The things that don’t add up about OBL’s death
Since I heard the news about Osama bin Laden’s alleged killing in Pakistan, a few things have not seemed right about the official story. They have offered absolutely no proof that the job has been done, and yet the media (and politicians around the world) have rushed to believe the American government’s story, despite the fact that his death really would not change much given his limited role in the movement in the last few years. If he really had been living in Abbotabad, it’s inconceivable that his arrival there would have gone unnoticed, particularly given that it seems neither men nor women went in or came out. (Note: a fake picture of the dead Osama bin Laden’s face is over the fold.)
Two things in particular make this story look extremely suspect. The first is the apparent prompt disposal of the body. It is understandable that they do not release them for public viewing, but surely there are trusted intermediaries (not just politicians) who could confirm that they had seen the pictures and that they were of Osama bin Laden’s body. It sounds like a child who tells his teacher that he has done his homework, honest, but that the dog ate it. There is no hard evidence that the person killed was Osama bin Laden, unless we accept the Americans’ version of events at face value.
Then there is the excuse given for disposing of the body: that it would have become the focus of a shrine, a place of pilgrimage. Any expert on Islam could have told them that his main followers are Wahhabis and they do not believe in shrines. They do not build them and have destroyed them on a number of occasions; they bury their dead in unmarked graves, including major figures like the last king of Saudi Arabia and their chief scholars such as Abdul-Aziz bin Baz. (They are strongly opposed to Bin Laden’s methodology, but have the same theology.)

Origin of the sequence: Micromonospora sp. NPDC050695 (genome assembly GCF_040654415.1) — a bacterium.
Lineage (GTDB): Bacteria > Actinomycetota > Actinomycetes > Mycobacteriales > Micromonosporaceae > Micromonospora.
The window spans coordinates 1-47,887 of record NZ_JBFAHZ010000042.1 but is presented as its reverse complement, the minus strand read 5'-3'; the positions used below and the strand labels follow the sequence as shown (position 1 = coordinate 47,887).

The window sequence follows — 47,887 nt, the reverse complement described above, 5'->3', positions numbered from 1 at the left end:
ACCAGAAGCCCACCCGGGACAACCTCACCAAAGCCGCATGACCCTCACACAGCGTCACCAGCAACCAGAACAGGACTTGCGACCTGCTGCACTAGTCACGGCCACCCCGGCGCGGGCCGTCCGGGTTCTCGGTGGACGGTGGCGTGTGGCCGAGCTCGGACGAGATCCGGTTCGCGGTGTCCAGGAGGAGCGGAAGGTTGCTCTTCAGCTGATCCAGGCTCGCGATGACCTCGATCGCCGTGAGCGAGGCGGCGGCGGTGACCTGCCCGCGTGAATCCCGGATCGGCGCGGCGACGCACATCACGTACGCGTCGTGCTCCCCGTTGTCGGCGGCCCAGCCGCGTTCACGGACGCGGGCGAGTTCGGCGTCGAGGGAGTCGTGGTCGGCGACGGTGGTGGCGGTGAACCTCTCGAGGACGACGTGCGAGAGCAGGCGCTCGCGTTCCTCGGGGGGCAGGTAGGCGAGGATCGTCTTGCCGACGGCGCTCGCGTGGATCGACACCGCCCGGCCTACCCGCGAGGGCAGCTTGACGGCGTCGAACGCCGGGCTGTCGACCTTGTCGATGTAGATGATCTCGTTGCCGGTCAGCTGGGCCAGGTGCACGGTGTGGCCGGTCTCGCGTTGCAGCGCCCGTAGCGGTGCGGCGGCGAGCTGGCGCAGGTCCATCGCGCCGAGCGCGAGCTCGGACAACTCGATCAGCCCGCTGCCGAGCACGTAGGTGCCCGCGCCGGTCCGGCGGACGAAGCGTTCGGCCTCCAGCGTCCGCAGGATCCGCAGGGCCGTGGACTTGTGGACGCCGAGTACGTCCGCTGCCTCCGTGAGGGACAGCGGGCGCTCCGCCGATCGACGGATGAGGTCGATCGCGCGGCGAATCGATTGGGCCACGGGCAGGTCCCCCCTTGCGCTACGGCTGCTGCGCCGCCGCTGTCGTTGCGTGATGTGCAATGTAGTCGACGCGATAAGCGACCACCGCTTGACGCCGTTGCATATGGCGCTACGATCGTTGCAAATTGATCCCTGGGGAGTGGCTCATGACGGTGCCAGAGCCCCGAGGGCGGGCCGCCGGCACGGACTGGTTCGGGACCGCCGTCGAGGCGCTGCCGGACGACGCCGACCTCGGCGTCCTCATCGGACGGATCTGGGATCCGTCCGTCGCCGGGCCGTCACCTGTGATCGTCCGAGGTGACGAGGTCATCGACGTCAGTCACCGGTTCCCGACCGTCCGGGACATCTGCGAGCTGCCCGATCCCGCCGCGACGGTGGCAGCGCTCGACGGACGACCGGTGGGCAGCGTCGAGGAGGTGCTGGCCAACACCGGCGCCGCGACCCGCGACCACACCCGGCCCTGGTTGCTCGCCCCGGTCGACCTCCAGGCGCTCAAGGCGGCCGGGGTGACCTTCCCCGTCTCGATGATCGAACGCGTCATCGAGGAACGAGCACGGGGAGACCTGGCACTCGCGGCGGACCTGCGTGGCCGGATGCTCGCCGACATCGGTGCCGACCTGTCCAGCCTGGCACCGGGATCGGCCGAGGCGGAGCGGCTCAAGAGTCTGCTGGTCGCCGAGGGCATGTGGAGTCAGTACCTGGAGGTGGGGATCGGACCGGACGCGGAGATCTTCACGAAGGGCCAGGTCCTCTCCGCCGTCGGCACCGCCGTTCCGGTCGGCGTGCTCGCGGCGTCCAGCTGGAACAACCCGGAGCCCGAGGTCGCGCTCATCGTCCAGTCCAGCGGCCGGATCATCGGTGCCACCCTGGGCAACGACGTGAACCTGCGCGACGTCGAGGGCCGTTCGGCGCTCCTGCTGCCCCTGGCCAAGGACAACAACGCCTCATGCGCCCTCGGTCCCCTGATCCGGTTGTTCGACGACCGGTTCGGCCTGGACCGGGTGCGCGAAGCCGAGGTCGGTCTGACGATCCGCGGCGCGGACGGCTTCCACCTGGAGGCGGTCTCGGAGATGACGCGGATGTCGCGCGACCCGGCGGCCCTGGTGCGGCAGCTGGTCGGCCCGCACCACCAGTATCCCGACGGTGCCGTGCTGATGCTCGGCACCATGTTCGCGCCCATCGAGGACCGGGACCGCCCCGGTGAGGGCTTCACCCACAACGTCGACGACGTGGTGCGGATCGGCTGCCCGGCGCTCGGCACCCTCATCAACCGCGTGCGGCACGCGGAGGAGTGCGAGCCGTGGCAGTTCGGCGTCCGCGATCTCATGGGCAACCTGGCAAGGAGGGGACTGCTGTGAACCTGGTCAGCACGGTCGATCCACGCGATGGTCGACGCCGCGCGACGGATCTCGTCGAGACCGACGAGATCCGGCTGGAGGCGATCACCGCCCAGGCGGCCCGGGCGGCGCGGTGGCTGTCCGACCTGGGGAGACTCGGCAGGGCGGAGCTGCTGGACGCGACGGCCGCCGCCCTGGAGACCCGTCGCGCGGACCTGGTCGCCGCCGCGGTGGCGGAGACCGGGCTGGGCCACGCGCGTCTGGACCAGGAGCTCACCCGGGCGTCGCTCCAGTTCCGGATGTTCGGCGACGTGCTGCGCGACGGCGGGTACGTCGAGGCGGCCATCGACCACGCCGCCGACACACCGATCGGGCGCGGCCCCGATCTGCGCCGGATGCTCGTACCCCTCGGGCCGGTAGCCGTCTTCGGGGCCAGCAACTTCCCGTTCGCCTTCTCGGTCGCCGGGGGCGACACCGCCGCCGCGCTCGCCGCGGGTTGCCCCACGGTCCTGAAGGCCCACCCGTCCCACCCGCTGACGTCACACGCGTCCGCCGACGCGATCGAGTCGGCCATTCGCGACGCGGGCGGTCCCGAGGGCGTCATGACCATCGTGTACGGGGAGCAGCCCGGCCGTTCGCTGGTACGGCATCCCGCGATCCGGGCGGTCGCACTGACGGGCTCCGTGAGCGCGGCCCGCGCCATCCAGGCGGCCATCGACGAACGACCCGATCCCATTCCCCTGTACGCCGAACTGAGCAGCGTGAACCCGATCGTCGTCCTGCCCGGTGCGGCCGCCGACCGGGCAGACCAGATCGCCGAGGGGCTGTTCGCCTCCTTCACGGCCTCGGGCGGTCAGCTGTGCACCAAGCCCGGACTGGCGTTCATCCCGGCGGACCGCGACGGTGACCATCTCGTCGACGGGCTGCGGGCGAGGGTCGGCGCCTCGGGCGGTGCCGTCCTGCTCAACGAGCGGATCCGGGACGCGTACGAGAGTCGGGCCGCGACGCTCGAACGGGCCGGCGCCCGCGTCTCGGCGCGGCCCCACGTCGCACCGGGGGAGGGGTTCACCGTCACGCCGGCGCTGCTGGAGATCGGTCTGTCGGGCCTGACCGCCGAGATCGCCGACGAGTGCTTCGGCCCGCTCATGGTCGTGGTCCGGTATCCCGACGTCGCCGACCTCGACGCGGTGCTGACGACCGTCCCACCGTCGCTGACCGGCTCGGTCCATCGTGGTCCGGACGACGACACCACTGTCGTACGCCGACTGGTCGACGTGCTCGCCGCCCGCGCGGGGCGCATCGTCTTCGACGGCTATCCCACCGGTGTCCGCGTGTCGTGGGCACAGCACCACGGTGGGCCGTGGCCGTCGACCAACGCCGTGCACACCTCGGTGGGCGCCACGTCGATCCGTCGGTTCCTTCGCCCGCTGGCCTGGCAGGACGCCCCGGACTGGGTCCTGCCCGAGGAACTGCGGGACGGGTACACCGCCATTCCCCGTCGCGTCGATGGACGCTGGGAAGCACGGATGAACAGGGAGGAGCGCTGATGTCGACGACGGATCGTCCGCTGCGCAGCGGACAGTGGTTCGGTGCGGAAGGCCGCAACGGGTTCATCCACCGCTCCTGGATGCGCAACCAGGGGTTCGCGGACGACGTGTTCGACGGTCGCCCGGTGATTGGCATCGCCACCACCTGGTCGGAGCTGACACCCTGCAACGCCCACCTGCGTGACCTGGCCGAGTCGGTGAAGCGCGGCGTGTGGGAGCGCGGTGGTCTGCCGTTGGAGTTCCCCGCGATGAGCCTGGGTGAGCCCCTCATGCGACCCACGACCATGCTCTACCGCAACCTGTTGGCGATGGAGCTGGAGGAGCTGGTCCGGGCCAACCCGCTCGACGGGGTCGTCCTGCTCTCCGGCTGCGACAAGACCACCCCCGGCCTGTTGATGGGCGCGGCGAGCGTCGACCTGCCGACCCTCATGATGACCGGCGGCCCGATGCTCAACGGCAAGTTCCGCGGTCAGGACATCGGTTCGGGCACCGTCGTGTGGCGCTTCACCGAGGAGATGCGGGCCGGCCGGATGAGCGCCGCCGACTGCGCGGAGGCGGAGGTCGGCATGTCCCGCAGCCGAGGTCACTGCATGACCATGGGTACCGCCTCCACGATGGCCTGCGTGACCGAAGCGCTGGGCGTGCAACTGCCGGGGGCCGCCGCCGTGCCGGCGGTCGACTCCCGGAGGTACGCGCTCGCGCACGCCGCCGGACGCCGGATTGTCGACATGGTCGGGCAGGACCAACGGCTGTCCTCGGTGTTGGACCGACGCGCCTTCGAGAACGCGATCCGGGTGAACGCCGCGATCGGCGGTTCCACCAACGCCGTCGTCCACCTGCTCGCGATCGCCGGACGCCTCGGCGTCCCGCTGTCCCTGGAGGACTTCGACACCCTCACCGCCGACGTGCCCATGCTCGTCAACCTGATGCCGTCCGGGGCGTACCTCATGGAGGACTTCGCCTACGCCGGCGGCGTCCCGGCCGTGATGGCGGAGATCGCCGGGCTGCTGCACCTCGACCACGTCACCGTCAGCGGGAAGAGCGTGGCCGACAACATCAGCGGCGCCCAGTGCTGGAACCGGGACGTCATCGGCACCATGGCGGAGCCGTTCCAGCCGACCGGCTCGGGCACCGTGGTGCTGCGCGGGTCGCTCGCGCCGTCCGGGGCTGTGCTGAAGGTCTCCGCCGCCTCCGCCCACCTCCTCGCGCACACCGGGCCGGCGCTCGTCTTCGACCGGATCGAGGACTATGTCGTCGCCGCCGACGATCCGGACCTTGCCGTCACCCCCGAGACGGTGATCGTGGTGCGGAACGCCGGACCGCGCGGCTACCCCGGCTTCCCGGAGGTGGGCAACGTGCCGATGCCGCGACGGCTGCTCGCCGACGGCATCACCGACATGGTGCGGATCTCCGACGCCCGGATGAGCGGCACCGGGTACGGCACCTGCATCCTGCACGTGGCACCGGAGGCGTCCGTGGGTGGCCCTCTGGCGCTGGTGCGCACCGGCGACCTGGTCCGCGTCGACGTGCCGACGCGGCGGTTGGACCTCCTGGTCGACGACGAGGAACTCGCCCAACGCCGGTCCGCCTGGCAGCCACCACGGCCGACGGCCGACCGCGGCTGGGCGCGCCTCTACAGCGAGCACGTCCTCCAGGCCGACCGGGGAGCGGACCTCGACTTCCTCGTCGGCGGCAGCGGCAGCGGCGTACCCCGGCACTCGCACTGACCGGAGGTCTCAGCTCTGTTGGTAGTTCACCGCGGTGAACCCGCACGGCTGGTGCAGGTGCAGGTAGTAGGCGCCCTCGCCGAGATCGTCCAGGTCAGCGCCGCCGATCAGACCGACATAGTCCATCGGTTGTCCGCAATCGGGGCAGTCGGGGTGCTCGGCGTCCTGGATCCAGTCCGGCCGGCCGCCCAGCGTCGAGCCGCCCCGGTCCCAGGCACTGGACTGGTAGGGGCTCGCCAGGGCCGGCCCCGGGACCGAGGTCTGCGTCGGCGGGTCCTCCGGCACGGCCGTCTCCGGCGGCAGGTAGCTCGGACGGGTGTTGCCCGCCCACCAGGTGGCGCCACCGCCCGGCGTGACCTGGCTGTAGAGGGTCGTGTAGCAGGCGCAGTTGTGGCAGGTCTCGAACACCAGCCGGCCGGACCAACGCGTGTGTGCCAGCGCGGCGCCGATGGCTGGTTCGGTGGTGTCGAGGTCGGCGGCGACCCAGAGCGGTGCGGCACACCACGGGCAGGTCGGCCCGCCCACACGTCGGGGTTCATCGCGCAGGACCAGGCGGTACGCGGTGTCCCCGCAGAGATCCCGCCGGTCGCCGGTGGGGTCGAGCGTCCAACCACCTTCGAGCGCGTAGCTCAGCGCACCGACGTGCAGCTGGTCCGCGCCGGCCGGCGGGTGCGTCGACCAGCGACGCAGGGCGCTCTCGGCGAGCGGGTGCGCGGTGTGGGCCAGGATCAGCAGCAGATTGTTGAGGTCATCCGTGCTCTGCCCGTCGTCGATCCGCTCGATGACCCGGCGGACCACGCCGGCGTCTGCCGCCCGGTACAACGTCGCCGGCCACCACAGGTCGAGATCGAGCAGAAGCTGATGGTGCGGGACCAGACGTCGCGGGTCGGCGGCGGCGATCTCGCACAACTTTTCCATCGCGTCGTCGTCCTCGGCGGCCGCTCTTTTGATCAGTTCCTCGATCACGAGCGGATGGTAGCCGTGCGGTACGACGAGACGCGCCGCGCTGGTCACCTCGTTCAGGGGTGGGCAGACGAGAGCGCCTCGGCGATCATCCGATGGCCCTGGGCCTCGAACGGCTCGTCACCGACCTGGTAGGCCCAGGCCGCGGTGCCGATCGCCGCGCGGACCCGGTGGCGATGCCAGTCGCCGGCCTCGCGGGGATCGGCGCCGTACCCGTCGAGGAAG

Finally, it seems most bizarre that the whole thing was done with a live video feed to the White House. Surely, any such feed would have been a security risk, regardless of whatever security measures were taken (and encryption would have drastically reduced the quality of any live feed). I cannot believe they jeopardised the security of a military operation simply for the president’s personal entertainment. If they did, of course, then they would surely have a recording of what they transmitted. They don’t have to show Bin Laden actually taking a bullet, of course, but there is surely much else they could release, at least once the operation has been cleared up.
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